CHINUA ACHEBE - No Longer At Ease.


 "No longer at ease has lived so long under the shadow of it's predecessor that its uniqueness as a work of global modernism has often been overlooked. Also overlooked is the novel's original evocation of an emerging postcolonial culture and the crisis of a young African trying to find bearing in the chasm between a dying colonialism and stillborn independence."


  After reading Chinua Achebe's first novel, "things fall apart", (I wrote a review here) I knew immediately that I had to read "No longer at ease" even if it meant that I had to scour through the earth to find it, fortunately I didn't have to do that. I really didn't care for any of Achebe's books in the past because I was under the impression that they were boring- I still haven't finished reading "there was a country", but so far I've enjoyed his writing and even found myself adapting some of his writing techniques, but since you're obviously not here to read about writing techniques, let's get to the book review.

Chinua Achebe's second novel, No Longer at Ease, is now considered to be a classic of African Literature.

An Introduction by Simon E. Gikandi (Edited by me)
Achebe was celebrated as a writer with an innate capacity to recuperate the past, as he had done brilliantly in Things Fall Apart and Arrow of God, or one attuned to the political crises surrounding the Nigerian state, the subject of A Man of the People, his fourth novel. At a time when African Literature was still read within a schematised structure in which the history and culture of colonialism was juxtaposed with the promise and failure of decolonisation, No Longer at Ease didn't fit into either side of this structural and historical fault.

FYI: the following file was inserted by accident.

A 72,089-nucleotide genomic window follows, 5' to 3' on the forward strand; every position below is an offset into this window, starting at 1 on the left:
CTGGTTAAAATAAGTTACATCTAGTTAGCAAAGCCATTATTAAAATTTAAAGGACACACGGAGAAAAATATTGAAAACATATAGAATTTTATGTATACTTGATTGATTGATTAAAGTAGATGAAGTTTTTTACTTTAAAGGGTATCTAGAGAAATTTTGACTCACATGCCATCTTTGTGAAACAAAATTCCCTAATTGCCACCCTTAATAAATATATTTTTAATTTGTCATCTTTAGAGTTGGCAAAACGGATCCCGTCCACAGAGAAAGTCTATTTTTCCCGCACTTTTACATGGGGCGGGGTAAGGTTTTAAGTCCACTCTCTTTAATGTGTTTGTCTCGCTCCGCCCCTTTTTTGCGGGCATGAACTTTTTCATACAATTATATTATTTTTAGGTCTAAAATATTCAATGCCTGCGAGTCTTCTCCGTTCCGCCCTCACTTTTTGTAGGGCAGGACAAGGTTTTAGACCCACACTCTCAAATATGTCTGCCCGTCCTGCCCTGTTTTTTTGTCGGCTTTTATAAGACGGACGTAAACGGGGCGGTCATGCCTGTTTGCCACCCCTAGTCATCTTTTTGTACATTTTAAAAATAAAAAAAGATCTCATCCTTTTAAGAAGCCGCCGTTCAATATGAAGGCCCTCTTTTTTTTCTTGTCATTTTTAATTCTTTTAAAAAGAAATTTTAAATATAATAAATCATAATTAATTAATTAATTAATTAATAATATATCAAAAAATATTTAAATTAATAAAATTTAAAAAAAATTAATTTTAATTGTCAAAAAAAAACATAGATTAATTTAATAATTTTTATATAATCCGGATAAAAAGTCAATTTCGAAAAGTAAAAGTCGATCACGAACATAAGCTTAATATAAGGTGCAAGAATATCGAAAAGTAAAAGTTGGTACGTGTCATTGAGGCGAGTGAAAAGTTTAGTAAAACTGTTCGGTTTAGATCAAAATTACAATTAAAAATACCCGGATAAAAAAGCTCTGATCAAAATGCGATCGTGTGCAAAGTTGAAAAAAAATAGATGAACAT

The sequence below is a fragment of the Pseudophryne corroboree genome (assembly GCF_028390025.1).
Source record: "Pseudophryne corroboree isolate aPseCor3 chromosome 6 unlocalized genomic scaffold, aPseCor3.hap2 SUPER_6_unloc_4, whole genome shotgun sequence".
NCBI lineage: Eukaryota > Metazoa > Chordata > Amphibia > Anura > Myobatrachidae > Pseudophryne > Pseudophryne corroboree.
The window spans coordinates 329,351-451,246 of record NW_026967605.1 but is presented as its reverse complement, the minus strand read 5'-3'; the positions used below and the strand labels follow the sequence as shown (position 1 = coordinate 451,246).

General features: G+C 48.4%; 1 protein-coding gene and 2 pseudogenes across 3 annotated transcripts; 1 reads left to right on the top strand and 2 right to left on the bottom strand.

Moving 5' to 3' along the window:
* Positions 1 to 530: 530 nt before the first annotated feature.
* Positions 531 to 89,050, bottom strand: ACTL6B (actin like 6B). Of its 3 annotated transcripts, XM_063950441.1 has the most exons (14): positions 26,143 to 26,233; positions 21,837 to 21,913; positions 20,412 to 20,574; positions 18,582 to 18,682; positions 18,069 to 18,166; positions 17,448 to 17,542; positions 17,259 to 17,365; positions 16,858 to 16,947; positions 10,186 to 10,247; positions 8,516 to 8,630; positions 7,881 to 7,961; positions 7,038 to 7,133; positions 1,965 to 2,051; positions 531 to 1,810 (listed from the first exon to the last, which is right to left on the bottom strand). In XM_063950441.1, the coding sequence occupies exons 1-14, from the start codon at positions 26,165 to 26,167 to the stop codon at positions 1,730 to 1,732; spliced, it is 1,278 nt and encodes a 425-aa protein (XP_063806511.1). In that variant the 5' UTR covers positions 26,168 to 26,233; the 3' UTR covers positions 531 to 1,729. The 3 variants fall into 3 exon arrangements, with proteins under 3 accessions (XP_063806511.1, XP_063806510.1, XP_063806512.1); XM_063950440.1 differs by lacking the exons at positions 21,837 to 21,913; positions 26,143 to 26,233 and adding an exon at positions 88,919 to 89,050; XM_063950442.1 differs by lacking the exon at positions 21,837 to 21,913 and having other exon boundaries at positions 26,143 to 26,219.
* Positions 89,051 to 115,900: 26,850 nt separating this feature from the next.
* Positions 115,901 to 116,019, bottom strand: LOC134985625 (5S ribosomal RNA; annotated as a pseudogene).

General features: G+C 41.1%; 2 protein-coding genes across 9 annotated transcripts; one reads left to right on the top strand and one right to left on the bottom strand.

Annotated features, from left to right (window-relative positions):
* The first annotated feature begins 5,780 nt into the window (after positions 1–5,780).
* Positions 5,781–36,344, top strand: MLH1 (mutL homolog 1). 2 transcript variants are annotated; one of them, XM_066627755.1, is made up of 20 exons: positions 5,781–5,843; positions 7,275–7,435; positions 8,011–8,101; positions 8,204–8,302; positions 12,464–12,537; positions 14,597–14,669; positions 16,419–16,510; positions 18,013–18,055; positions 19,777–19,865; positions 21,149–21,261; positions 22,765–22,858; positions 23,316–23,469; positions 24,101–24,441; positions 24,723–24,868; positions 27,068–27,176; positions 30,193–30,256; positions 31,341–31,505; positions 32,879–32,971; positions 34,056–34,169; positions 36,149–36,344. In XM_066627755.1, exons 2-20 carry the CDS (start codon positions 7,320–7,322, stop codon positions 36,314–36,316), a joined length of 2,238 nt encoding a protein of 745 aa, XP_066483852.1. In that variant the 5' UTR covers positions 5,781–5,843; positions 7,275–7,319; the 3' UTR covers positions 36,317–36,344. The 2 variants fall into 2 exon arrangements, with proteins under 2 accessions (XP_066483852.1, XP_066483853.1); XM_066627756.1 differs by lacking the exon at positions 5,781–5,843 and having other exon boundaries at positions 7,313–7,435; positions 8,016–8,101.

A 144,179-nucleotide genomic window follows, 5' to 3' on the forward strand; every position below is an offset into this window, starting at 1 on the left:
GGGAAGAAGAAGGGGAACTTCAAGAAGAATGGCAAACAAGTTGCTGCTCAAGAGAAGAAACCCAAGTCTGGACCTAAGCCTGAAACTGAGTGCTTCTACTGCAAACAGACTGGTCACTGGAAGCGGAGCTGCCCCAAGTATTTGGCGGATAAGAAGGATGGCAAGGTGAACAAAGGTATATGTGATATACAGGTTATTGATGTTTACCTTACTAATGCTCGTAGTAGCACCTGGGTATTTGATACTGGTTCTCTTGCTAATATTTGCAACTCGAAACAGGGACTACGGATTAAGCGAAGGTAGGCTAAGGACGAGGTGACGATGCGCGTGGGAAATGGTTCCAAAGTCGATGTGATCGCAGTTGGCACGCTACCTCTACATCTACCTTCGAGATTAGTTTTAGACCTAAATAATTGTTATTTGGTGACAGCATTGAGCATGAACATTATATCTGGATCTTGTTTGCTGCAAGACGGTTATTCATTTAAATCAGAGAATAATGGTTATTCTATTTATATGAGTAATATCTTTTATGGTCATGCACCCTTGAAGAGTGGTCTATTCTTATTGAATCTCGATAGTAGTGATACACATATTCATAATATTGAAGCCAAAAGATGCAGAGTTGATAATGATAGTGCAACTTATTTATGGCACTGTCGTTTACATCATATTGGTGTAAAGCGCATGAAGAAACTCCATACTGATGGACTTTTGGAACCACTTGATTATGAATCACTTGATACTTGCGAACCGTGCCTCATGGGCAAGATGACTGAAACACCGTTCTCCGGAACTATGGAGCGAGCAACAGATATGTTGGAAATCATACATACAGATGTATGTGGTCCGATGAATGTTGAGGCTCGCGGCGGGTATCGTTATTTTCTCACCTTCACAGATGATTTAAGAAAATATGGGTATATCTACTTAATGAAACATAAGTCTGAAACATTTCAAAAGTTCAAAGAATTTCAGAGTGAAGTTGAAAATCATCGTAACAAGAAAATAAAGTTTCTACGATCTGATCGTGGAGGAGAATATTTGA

No longer at Ease was the first to reflect on the divided nature of postcolonial societies and the crisis of producing subjects in the chasm between colonialism and its imagined future. The theoretical and critical issues that are now considered to be central to African writing -the relationship between rural and urban spaces, the identity of the postcolonial subject caught between the claims of tradition and the pull of modernity, the meaning of the present in discourses about the past - are all themes in this novel. In this context, the novel needs to be read as a powerful representation of the crisis of being postcolonial and modern, while seeking legitimacy in the moral economy of tradition and custom.

The novel is best read in terms of what it is not. It is not a recuperation of a pre-colonial African culture for all of Obi's (the main character) attempts to recover a usable family history only bring him face to face with a fragmented Igbo past. It is not a novel about the future, for by opening the narrative with Obi's failure, Achebe precludes any notion that his character might be redeemed as the person who embodies the aspirations of the new nation at a future time. Unable to anchor his character in a usable past, or to project a utopian future, Achebe's novel forcefully makes the present its centre, rehearsing and dramatising the desires, anxieties and life-styles of urban African elite as it tries to negotiate its way through hazards of historical rupture, a process that, as Obi discovers, is painful and unpredictable.


Like in Things Fall Apart, Achebe outdid himself in his second novel and although Obi's fate was decided at the beginning of the novel, it still maintained a sense of misery, so even when I knew what Obi's fate was, I wanted to know how he got there (being a very promising character and all). It's one of those novels i'd read again in the near future. If you've read No Longer at Ease, or any of Chinua Achebe's novels tell me what you think in the comments. Bye!

-A.O MARTINA